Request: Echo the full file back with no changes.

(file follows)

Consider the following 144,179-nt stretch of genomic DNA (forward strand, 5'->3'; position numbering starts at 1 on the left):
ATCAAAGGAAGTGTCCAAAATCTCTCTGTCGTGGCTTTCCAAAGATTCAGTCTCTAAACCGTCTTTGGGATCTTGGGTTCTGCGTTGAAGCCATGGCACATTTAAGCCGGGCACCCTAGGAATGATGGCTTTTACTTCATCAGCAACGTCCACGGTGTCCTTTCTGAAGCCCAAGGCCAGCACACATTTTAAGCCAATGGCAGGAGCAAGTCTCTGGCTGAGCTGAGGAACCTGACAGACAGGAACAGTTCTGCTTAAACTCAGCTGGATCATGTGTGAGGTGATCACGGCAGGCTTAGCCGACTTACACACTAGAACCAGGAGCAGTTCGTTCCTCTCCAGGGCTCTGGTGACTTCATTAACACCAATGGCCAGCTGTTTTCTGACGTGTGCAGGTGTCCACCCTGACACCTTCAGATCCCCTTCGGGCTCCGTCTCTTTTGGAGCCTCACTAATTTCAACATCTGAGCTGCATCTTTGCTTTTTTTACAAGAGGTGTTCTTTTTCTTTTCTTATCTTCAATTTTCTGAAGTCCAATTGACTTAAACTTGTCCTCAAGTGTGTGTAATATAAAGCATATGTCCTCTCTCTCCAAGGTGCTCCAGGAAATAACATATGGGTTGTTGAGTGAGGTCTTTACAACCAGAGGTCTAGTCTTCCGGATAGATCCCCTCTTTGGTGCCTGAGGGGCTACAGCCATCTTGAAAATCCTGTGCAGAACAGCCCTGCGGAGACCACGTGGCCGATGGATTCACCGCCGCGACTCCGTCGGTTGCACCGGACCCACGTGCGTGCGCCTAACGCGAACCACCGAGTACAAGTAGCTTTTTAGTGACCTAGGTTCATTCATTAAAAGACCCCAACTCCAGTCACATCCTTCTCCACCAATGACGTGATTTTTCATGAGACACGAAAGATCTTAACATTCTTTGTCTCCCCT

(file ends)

Consider the following 144,179-nt stretch of genomic DNA (forward strand, 5'->3'; position numbering starts at 1 on the left):
ATCAAAGGAAGTGTCCAAAATCTCTCTGTCGTGGCTTTCCAAAGATTCAGTCTCTAAACCGTCTTTGGGATCTTGGGTTCTGCGTTGAAGCCATGGCACATTTAAGCCGGGCACCCTAGGAATGATGGCTTTTACTTCATCAGCAACGTCCACGGTGTCCTTTCTGAAGCCCAAGGCCAGCACACATTTTAAGCCAATGGCAGGAGCAAGTCTCTGGCTGAGCTGAGGAACCTGACAGACAGGAACAGTTCTGCTTAAACTCAGCTGGATCATGTGTGAGGTGATCACGGCAGGCTTAGCCGACTTACACACTAGAACCAGGAGCAGTTCGTTCCTCTCCAGGGCTCTGGTGACTTCATTAACACCAATGGCCAGCTGTTTTCTGACGTGTGCAGGTGTCCACCCTGACACCTTCAGATCCCCTTCGGGCTCCGTCTCTTTTGGAGCCTCACTAATTTCAACATCTGAGCTGCATCTTTGCTTTTTTTACAAGAGGTGTTCTTTTTCTTTTCTTATCTTCAATTTTCTGAAGTCCAATTGACTTAAACTTGTCCTCAAGTGTGTGTAATATAAAGCATATGTCCTCTCTCTCCAAGGTGCTCCAGGAAATAACATATGGGTTGTTGAGTGAGGTCTTTACAACCAGAGGTCTAGTCTTCCGGATAGATCCCCTCTTTGGTGCCTGAGGGGCTACAGCCATCTTGAAAATCCTGTGCAGAACAGCCCTGCGGAGACCACGTGGCCGATGGATTCACCGCCGCGACTCCGTCGGTTGCACCGGACCCACGTGCGTGCGCCTAACGCGAACCACCGAGTACAAGTAGCTTTTTAGTGACCTAGGTTCATTCATTAAAAGACCCCAACTCCAGTCACATCCTTCTCCACCAATGACGTGATTTTTCATGAGACACGAAAGATCTTAACATTCTTTGTCTCCCCT